- Day and night lie at the heart of “Tristan,” the former representing the glaring, intrusive reality from which Tristan and Isolde struggle to escape in their love, the latter their “wondrous realm,” as Tristan sings of it, of freedom, of passion, and ultimately of oblivion. [NY Times]
Former and Latter Examples as Adjectives
Former and latter can also be used as attributive adjectives. One of the most common grammar rules is that adjectives come before the nouns they modify.
- Emily got accepted to Yale and Brown for college. But the latter university is her dream school.
- The former chairman of the club is also a member of the organization.
- “The indictment of the Trump Org will likely result in its destruction as a viable entity,” Richard Signorelli, a former federal prosecutor in the Southern District of New York, tweeted in June 2021. [Forbes]
Can You Use Latter for Three Items?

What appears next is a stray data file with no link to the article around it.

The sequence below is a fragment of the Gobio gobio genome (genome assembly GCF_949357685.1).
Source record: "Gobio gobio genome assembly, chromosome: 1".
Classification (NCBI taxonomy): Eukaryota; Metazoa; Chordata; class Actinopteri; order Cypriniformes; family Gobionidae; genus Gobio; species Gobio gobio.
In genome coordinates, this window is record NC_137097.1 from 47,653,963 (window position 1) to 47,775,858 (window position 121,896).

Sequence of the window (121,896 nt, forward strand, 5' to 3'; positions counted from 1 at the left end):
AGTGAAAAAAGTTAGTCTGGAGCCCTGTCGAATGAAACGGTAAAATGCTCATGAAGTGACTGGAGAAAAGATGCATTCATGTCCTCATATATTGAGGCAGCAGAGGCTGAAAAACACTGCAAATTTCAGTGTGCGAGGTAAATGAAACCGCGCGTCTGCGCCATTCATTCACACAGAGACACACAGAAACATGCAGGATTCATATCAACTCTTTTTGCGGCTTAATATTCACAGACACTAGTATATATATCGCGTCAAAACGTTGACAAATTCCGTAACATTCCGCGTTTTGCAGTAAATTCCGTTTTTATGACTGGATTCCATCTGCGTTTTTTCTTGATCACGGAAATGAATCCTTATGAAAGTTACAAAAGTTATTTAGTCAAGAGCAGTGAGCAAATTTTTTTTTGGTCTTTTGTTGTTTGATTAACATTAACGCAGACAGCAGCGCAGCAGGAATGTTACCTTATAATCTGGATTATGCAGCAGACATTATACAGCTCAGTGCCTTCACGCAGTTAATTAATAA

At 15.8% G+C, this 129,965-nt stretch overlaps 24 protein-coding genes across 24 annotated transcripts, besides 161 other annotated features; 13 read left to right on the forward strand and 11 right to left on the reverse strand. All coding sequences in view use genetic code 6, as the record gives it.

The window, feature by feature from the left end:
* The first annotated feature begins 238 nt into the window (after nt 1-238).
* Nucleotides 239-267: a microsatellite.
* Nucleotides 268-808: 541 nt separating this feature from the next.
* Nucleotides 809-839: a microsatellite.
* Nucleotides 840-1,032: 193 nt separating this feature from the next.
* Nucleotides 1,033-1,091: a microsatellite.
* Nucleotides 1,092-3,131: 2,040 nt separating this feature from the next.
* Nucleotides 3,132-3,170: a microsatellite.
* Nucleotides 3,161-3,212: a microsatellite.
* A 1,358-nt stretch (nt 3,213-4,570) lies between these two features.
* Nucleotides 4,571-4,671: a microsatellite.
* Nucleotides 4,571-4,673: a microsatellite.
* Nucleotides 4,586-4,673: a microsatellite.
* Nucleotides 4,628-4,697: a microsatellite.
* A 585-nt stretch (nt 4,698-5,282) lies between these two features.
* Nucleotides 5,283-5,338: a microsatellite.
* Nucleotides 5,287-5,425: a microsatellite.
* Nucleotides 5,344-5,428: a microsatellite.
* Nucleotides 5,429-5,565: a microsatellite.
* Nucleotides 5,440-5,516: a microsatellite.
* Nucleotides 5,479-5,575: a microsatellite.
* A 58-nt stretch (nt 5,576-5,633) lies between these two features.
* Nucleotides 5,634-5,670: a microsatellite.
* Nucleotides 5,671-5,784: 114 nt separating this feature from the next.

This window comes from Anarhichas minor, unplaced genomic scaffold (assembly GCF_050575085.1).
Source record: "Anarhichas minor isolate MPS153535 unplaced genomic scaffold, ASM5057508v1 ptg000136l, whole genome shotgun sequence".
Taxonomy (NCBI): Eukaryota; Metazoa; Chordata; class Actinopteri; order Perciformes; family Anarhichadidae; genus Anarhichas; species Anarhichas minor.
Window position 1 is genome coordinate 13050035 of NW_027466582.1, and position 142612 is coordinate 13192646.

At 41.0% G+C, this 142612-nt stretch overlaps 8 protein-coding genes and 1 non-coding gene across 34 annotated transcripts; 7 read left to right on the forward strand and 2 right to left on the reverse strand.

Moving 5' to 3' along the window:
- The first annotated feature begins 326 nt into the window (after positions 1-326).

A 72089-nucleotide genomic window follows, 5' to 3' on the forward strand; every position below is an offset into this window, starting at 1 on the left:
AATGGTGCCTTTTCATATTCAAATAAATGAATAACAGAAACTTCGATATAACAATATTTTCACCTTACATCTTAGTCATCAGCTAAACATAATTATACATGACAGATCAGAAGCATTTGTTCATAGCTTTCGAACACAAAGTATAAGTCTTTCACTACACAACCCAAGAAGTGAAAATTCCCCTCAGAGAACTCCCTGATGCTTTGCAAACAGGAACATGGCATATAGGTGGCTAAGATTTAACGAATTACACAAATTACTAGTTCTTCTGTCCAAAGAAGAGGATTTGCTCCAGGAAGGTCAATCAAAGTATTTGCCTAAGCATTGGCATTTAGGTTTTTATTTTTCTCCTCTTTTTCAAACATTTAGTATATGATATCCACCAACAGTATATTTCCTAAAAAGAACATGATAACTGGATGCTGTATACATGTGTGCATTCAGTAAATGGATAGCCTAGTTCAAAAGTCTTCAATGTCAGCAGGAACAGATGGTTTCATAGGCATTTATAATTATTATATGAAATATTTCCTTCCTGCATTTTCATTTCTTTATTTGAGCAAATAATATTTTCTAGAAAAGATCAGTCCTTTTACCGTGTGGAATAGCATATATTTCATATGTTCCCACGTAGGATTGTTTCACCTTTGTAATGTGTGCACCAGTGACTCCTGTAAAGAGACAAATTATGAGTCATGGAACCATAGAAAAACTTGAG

No, do not use former and latter for larger lists or items of three or more on your piece of writing, whether formal or informal writing. This English grammar rule might confuse people, but it’s simple. Only use former and latter in times where two items are mentioned.
Former and Latter Synonyms
Take a look at these words you can use instead of former.
Here are some synonyms for latter.
- Most recent.
Ladder vs. Latter
Do not confuse the two words just because of their similar sound. A ladder is a device people use for reaching high surfaces or objects. Latter is also an English term that shows explicit references to the second-mentioned item.
Summary of Former vs. Latter
I hope this guide has taught you the difference between former vs. latter and the grammar myths surrounding their usage. Remember:
- Former means the first item mentioned.
- Latter means the second item mentioned.
Avoid using former and latter too much in your writing since common language results in dull and unclear statements. Instead, use direct references for a clearer message.